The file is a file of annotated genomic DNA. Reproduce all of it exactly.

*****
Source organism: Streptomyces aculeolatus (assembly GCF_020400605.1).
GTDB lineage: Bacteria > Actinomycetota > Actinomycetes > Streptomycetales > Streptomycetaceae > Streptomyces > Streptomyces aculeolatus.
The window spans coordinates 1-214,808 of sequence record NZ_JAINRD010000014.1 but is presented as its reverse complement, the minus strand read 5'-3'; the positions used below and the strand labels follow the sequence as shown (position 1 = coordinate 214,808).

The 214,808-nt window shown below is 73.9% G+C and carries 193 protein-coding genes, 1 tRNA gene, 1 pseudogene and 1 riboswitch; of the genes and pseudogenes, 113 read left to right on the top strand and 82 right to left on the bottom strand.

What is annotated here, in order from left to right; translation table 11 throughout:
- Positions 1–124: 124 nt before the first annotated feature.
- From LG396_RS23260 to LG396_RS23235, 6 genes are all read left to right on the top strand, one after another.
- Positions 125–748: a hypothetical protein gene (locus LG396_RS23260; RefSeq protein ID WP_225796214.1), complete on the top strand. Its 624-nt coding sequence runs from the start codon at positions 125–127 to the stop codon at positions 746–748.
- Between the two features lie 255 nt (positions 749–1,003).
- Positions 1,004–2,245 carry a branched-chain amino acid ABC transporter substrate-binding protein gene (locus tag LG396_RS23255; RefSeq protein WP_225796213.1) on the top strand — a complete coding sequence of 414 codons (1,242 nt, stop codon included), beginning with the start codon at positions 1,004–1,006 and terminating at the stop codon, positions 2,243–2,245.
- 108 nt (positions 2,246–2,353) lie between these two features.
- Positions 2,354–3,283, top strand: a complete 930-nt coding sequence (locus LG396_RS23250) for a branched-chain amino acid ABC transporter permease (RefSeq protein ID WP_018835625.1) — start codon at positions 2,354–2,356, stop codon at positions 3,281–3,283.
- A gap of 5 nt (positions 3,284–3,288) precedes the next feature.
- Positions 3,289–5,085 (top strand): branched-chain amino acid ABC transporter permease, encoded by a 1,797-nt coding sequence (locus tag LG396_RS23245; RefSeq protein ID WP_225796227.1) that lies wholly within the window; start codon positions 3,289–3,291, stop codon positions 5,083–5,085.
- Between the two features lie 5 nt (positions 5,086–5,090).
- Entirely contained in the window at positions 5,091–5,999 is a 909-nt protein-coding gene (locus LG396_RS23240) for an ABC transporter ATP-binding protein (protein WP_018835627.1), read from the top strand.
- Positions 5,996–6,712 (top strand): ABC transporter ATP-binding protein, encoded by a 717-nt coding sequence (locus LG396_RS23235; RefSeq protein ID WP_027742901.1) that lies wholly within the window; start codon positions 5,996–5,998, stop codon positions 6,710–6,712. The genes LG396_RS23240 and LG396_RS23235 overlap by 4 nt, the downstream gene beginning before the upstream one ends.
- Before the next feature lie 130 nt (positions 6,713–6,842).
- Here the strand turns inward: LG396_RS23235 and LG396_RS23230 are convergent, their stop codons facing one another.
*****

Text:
Source organism: Streptomyces aculeolatus (assembly GCF_020400605.1).
GTDB lineage: Bacteria > Actinomycetota > Actinomycetes > Streptomycetales > Streptomycetaceae > Streptomyces > Streptomyces aculeolatus.
The window spans coordinates 1-214,808 of sequence record NZ_JAINRD010000014.1 but is presented as its reverse complement, the minus strand read 5'-3'; the positions used below and the strand labels follow the sequence as shown (position 1 = coordinate 214,808).

The 214,808-nt window shown below is 73.9% G+C and carries 193 protein-coding genes, 1 tRNA gene, 1 pseudogene and 1 riboswitch; of the genes and pseudogenes, 113 read left to right on the top strand and 82 right to left on the bottom strand.

What is annotated here, in order from left to right; translation table 11 throughout:
- Positions 1–124: 124 nt before the first annotated feature.
- From LG396_RS23260 to LG396_RS23235, 6 genes are all read left to right on the top strand, one after another.
- Positions 125–748: a hypothetical protein gene (locus LG396_RS23260; RefSeq protein ID WP_225796214.1), complete on the top strand. Its 624-nt coding sequence runs from the start codon at positions 125–127 to the stop codon at positions 746–748.
- Between the two features lie 255 nt (positions 749–1,003).
- Positions 1,004–2,245 carry a branched-chain amino acid ABC transporter substrate-binding protein gene (locus tag LG396_RS23255; RefSeq protein WP_225796213.1) on the top strand — a complete coding sequence of 414 codons (1,242 nt, stop codon included), beginning with the start codon at positions 1,004–1,006 and terminating at the stop codon, positions 2,243–2,245.
- 108 nt (positions 2,246–2,353) lie between these two features.
- Positions 2,354–3,283, top strand: a complete 930-nt coding sequence (locus LG396_RS23250) for a branched-chain amino acid ABC transporter permease (RefSeq protein ID WP_018835625.1) — start codon at positions 2,354–2,356, stop codon at positions 3,281–3,283.
- A gap of 5 nt (positions 3,284–3,288) precedes the next feature.
- Positions 3,289–5,085 (top strand): branched-chain amino acid ABC transporter permease, encoded by a 1,797-nt coding sequence (locus tag LG396_RS23245; RefSeq protein ID WP_225796227.1) that lies wholly within the window; start codon positions 3,289–3,291, stop codon positions 5,083–5,085.
- Between the two features lie 5 nt (positions 5,086–5,090).
- Entirely contained in the window at positions 5,091–5,999 is a 909-nt protein-coding gene (locus LG396_RS23240) for an ABC transporter ATP-binding protein (protein WP_018835627.1), read from the top strand.
- Positions 5,996–6,712 (top strand): ABC transporter ATP-binding protein, encoded by a 717-nt coding sequence (locus LG396_RS23235; RefSeq protein ID WP_027742901.1) that lies wholly within the window; start codon positions 5,996–5,998, stop codon positions 6,710–6,712. The genes LG396_RS23240 and LG396_RS23235 overlap by 4 nt, the downstream gene beginning before the upstream one ends.
- Before the next feature lie 130 nt (positions 6,713–6,842).
- Here the strand turns inward: LG396_RS23235 and LG396_RS23230 are convergent, their stop codons facing one another.